Sadly, I am not aware of a way to do this in sh. However, using bash (starting in version 3.0.0, which is probably what you have), you can use the =~ operator like this:

#!/bin/bash
CURRENT_DIR=`pwd`

if [[ "$CURRENT_DIR" =~ "String1" ]]
then
 echo "String1 present"
elif [[ "$CURRENT_DIR" =~ "String2" ]]
then
 echo "String2 present"
else
 echo "Else"
fi

As an added bonus (and/or a warning, if your strings have any funny characters in them), =~ accepts regexes as the right operand if you leave out the quotes.

3
  • 3
    Don't quote the regex, or it will not work in general. For example, try [[ test =~ "test.*" ]] vs. [[ test =~ test.* ]].
    – l0b0
    Jan 11, 2012 at 8:01
  • 1
    Well, it will work just fine if you're testing for a substring, as in the original question, but it won't treat the right operand as a regex. I'll update my answer to make that more clear. Jun 25, 2013 at 0:21
  • 7
    This is Bash, not POSIX sh as the question asks.
    – Reid
    Sep 27, 2018 at 20:43
17
case $(pwd) in
  *path) echo "ends with path";;
  path*) echo "starts with path";;
  *path*) echo "contains path";;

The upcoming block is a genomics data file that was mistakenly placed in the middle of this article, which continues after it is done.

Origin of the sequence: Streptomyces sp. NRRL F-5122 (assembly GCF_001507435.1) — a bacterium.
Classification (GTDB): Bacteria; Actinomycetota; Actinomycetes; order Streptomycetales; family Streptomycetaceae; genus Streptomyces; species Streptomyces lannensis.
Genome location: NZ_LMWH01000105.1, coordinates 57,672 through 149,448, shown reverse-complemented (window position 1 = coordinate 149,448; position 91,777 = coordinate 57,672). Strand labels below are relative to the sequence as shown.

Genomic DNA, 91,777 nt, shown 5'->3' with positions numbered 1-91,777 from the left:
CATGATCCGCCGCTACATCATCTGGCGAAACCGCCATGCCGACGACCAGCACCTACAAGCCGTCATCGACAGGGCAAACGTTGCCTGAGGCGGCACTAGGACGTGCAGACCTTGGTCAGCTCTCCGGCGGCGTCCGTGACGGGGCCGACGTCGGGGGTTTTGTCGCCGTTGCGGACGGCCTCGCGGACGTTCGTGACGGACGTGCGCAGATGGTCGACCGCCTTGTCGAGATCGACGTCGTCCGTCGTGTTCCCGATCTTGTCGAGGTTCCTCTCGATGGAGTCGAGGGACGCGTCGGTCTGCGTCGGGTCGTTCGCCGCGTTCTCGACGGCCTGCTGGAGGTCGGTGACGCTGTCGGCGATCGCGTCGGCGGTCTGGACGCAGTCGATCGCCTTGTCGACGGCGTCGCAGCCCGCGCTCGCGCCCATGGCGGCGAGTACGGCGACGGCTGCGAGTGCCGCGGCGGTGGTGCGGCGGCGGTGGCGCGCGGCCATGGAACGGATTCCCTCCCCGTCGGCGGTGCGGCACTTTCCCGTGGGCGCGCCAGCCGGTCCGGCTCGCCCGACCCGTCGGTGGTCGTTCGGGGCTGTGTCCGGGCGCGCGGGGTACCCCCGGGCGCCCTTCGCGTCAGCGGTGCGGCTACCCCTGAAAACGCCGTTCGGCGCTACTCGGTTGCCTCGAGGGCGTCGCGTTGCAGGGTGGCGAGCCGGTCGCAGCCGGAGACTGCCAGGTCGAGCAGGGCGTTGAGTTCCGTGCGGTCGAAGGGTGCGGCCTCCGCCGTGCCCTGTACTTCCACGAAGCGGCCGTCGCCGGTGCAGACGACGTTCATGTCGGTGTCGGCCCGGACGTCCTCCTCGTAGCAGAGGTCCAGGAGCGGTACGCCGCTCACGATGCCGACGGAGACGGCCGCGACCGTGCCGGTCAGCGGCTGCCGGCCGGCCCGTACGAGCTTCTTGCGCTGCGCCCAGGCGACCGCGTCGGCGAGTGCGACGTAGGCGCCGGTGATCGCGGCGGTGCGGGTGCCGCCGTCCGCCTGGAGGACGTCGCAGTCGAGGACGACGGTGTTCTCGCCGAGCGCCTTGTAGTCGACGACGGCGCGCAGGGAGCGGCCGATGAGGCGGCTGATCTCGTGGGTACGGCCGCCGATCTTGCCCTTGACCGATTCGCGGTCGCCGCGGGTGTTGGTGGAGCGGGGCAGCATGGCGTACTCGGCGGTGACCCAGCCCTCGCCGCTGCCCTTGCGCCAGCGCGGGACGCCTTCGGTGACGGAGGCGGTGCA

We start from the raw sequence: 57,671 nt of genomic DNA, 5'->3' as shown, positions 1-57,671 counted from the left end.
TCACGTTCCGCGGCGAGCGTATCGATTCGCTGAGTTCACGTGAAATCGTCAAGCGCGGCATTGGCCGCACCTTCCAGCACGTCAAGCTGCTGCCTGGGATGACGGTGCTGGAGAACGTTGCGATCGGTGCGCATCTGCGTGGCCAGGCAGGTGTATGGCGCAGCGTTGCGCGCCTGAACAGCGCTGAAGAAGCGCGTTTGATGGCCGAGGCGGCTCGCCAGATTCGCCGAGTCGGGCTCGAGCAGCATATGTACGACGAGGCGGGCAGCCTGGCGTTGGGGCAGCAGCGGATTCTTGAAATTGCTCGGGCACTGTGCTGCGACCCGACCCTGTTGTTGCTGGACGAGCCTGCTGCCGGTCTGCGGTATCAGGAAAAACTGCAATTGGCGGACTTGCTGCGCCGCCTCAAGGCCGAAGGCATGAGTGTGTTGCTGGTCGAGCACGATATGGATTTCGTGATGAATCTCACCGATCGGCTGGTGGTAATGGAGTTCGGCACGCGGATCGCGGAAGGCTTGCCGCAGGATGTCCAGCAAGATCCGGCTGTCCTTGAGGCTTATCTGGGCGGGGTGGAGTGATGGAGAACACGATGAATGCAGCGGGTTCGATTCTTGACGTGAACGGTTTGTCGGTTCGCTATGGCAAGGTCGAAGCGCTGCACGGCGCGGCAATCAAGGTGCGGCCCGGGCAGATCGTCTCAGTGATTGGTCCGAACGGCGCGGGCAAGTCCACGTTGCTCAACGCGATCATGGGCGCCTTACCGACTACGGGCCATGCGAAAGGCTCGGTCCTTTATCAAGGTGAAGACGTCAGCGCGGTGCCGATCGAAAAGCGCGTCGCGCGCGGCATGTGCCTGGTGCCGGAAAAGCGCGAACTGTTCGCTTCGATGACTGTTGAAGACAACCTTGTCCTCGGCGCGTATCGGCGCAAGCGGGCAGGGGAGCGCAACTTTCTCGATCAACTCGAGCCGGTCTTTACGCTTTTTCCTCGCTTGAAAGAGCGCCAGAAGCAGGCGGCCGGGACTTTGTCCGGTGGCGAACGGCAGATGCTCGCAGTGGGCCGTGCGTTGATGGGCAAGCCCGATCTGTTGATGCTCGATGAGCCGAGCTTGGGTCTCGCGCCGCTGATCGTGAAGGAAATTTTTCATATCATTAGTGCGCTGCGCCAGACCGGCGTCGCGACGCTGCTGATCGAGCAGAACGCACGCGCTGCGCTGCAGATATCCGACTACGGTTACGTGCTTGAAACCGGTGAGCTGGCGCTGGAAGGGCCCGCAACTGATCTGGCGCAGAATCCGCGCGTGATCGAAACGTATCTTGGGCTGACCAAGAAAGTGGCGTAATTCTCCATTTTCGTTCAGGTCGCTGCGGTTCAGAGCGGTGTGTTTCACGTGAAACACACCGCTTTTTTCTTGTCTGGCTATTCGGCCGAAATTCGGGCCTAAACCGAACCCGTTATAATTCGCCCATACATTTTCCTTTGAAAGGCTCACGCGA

*) echo "this is the default";;
esac
11

Here is a link to various solutions of your issue.

This is my favorite as it makes the most human readable sense:

The Star Wildcard Method

if [[ "$string" == *"$substring"* ]]; then
    return 1
fi
return 0
3
  • On sh I received "unknown operand" with this. Works with Bash though.
    – halfer
    Apr 22, 2018 at 16:14
  • 27
    [[ is not POSIX
    – Ian
    Oct 25, 2018 at 15:56
  • This works in the IBM z/OS USS POSIX shell. Jun 22, 2021 at 21:32
5

There's Bash regular expressions. Or there's 'expr':

 if expr "$link" : '/.*' > /dev/null; then
    PRG="$link"
  else
    PRG=`dirname "$PRG"`/"$link"
  fi
3

If you want a ksh only method that is as fast as "test", you can do something like: